We have passed the halfway point in our weekly examination of the 14 top science questions that President Barack Obama and Governor Mitt Romney need to address as part of their quests to lead the United States for the next four years. Question #8 tackles increasing concerns about the health of the U.S. freshwater supply.
Scientific American is partnering in this election-year project with ScienceDebate.org, which developed the questions and has gotten the candidates to supply written answers. SA's editors will be grading the responses for our November issue (available mid-October). As you go through the answers below, you'll see why a live debate on science issues--in which followup questions can be asked--makes a lot of sense. (Are you listening, Governor Romney and President Obama?)
First some background: The major users of water in the U.S. are agriculture and thermoelectric power generation, followed by the general public.
Addressing water issues strategically is made more complicated by the fact that different parts of the country have different problems with fresh water (on the surface, in the ground and in the sky). The Southwest, for example, is struggling with continuing drought and heat waves while the general trend in the Northeast over the past few years has been too much water--in the form of tropical storm-like deluges.
The Water Wars that have pitted communities all along the Colorado River and other parts of the West against each other throughout the past 100 years are projected to get much, much worse--despite recent notable declines in demand in some areas. The rate at which water is being withdrawn from the ground is outstripping the natural replacement rate.
Against this backdrop and the growing urgency of the freshwater problems in the U.S. and a wealth of scientific data documenting the problem, there has been fairly little news coverage in the presidential election of the need for major changes in how we as a country use our natural water resources. How do communities negotiate their conflicting needs? How do they identify and implement programs that will benefit everyone by reducing the stress on oversubscribed water supplies? How does all of this get paid for?
With its question on fresh water, ScienceDebate is trying to get voters to pay more attention to the issue. So, without further ado, here is the question and President Obama and Governor Romney's answers.
8. Fresh Water. Less than one percent of the world’s water is liquid fresh water, and scientific studies suggest that a majority of U.S. and global fresh water is now at risk because of increasing consumption, evaporation and pollution. What steps, if any, should the federal government take to secure clean, abundant fresh water for all Americans?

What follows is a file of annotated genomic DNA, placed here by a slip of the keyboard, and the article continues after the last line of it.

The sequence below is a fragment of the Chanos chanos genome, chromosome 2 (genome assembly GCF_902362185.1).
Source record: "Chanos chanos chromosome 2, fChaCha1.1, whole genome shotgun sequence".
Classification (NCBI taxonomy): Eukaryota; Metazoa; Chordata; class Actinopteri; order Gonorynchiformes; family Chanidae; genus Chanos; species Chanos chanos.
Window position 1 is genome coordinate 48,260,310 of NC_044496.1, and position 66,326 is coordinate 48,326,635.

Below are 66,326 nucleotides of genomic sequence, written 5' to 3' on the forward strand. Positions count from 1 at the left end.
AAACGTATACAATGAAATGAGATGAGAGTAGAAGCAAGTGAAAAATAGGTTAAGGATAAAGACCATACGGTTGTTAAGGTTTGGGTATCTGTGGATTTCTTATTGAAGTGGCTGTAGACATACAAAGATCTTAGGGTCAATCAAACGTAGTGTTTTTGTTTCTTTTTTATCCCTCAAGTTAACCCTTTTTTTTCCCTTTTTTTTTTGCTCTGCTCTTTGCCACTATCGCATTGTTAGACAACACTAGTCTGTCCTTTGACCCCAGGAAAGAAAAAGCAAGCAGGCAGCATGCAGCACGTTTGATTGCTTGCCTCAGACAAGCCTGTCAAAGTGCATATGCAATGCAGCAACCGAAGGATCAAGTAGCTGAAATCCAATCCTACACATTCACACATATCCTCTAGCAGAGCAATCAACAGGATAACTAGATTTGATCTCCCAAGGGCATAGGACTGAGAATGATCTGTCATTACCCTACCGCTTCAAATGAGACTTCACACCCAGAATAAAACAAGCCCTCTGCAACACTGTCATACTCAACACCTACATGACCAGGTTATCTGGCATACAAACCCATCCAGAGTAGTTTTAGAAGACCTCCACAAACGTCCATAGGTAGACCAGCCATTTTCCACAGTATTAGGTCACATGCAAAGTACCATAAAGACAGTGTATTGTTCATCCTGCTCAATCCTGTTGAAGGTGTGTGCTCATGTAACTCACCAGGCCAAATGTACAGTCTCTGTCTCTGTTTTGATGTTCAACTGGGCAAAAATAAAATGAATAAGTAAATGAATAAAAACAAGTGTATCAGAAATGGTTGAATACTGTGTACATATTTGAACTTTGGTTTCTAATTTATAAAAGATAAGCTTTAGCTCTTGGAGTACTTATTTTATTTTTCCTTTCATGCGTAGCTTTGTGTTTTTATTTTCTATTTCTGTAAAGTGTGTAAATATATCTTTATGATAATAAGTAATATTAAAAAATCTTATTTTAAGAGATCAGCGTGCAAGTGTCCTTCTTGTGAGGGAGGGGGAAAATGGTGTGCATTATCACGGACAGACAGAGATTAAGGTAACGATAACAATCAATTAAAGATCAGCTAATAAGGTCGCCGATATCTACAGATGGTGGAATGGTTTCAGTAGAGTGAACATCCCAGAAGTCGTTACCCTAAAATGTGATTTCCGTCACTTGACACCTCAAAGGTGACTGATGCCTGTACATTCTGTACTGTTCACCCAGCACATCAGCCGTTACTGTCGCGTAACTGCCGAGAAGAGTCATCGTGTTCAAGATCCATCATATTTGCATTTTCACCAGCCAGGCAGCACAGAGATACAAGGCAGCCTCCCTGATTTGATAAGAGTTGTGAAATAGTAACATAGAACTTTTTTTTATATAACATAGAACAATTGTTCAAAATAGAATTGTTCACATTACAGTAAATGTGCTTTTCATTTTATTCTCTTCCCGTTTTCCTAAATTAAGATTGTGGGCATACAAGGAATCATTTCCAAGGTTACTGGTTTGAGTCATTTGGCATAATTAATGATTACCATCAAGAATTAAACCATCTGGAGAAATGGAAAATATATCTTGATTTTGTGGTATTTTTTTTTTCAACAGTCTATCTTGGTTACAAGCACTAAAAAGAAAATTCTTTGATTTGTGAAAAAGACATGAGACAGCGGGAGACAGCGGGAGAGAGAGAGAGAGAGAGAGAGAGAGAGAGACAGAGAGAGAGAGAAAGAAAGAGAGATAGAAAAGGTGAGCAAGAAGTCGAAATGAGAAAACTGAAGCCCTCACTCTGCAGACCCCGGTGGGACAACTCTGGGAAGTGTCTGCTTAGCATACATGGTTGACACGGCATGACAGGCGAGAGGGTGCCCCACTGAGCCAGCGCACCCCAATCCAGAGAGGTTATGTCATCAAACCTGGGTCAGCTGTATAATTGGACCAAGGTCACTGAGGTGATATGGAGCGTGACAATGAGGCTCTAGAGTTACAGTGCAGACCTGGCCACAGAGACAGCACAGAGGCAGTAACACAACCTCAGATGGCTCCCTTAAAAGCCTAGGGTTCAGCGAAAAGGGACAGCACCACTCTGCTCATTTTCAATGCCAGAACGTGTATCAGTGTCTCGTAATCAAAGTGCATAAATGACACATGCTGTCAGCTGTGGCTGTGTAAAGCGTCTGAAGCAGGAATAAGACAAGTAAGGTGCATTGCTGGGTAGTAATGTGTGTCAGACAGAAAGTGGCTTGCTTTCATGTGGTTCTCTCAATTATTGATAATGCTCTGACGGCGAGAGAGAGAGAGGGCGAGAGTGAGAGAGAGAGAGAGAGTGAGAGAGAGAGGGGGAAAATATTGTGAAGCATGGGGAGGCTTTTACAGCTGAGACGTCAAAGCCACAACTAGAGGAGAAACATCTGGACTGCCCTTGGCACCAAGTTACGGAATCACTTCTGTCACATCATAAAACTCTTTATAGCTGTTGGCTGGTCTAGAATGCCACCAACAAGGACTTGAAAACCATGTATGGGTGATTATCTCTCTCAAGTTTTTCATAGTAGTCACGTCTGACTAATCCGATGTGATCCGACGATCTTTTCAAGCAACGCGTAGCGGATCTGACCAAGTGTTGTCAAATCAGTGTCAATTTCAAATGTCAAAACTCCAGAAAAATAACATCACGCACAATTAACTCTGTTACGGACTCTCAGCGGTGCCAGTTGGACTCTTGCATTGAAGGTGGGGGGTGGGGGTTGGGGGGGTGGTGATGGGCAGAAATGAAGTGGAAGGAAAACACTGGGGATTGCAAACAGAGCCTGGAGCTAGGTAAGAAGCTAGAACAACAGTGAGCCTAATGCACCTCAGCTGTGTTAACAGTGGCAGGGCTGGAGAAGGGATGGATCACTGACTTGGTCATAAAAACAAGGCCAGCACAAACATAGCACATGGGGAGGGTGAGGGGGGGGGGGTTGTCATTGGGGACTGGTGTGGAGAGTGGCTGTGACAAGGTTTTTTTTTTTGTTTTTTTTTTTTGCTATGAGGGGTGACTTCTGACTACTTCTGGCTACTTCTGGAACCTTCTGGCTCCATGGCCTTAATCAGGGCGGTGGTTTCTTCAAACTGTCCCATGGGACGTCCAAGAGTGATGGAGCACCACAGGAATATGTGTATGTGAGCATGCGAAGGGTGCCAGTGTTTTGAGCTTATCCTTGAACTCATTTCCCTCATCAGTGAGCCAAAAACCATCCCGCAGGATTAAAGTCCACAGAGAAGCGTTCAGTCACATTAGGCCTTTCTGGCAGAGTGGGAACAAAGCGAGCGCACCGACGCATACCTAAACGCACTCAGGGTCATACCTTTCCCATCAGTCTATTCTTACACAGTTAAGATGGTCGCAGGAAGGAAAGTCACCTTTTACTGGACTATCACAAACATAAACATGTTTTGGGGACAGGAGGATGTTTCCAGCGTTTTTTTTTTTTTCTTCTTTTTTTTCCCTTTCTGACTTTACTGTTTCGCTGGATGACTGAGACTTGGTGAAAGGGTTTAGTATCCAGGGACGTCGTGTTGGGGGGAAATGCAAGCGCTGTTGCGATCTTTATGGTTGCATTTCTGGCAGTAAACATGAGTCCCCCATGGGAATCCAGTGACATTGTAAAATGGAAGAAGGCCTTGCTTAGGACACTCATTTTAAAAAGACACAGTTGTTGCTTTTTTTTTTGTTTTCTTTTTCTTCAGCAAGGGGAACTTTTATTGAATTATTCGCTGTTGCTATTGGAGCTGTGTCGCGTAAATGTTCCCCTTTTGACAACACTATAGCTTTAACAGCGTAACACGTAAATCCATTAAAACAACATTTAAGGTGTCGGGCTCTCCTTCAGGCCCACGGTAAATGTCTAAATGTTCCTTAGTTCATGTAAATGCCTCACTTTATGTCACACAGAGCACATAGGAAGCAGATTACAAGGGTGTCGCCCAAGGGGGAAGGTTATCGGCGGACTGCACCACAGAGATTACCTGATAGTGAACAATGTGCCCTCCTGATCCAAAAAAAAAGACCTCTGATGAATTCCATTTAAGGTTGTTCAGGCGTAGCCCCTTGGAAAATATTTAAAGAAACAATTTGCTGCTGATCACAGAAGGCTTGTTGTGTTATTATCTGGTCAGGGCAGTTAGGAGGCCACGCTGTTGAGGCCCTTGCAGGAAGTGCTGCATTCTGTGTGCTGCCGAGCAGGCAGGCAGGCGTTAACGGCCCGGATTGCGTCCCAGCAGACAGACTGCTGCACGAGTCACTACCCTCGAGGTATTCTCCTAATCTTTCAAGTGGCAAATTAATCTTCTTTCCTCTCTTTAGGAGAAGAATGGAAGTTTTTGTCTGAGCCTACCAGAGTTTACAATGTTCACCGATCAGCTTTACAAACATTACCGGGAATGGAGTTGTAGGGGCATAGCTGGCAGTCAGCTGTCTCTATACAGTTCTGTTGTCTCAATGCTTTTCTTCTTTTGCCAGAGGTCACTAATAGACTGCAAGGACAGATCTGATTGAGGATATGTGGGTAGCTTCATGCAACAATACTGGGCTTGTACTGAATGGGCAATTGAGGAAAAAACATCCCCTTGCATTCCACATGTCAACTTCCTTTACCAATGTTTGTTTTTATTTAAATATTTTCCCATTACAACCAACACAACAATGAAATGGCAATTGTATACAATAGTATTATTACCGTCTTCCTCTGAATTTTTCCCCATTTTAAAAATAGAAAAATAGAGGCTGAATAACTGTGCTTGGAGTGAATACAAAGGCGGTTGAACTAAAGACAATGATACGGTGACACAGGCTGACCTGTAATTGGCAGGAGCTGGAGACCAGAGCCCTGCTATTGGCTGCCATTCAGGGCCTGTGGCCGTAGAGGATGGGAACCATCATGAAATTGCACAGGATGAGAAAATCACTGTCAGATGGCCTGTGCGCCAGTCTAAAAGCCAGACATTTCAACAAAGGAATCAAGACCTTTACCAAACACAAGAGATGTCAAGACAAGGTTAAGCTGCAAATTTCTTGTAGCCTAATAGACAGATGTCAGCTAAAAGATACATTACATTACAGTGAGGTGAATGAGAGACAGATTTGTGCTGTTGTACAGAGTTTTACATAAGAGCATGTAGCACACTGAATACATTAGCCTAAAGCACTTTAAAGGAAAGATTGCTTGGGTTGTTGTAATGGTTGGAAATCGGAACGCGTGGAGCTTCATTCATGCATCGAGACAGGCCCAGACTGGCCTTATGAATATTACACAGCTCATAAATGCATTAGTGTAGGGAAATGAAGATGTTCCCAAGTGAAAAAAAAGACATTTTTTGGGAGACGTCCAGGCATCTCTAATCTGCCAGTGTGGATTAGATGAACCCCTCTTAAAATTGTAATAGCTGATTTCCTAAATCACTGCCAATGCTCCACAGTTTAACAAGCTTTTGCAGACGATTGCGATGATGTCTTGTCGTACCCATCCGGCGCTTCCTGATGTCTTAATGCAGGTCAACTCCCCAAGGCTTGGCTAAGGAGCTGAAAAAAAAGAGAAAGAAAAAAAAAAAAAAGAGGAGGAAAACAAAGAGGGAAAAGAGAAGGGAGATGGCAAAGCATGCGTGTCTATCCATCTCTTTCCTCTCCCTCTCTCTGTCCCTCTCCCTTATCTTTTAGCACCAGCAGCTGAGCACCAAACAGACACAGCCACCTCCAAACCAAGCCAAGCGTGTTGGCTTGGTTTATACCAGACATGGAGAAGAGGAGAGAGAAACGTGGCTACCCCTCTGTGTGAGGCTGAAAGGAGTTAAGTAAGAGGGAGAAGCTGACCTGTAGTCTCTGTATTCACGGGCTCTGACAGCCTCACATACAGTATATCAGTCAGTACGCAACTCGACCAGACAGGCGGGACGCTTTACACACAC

I am working to ensure the integrity of the water Americans rely on every day for drinking, swimming and fishing, and that support farming, recreation, tourism and economic growth. My Administration released a national clean water framework aimed at developing a comprehensive approach to protecting the health of America’s waters. Through partnerships with communities around the country, we are working to improve water quality, restore rivers and critical watersheds, and we are making headway in ensuring that our nation’s waters best serve its people.
To help with water scarcity concerns in the West and elsewhere, I am supporting water conservation programs. My administration has awarded 92 grants to water conservation projects that will save enough water for an estimated 950,000 people. We are also working collaboratively with communities around the country on how to best manage freshwater resources in a changing climate, in order to ensure adequate water supplies and protect water quality.
Having clean water isn’t enough if people don’t have access to it, which is why we are also working to improve access to clean water for rural American’s and border counties. Already, my administration has invested in 5,100 water and waste water community infrastructure projects to safeguard the health of 18 million rural residents and support 135,000 jobs. This past summer, we also streamlined the process to improve water quality along the US-Mexico border that previously didn’t have the right water facilities to ensure clean water.
By working together, we can continue to build on these achievements and find more efficient ways to use the water available, conserve where we can, protect jobs, and secure safe drinking water for all Americans today and for years to come.
America has made extraordinary environmental progress in recent decades thanks to the laws that protect our air and water. But while these laws have served us well, they have not been modernized in over twenty years and are now significantly out of date. Our communities and businesses must contend with excessively costly and inflexible approaches that impose unnecessary economic constraints and trigger inevitable litigation. The result is to delay progress that could be achieved, and to leave communities and natural resources worse instead of better off.
I will modernize the federal laws and regulations governing water use to enable smarter, more collaborative, more flexible, and more cost-effective approaches that welcome state and local participation as partners and leaders. A combination of incentives, market-based programs, and cooperative conservation measures will improve the water quality of our lakes, rivers, streams and coastal environments. Through a renewed focus on research and technology in both the private and public sectors, America can meet the growing challenge of maintaining and improving the nation's drinking water and sanitation infrastructure.
Election 2012 button used under Creative Commons license BY 2.0.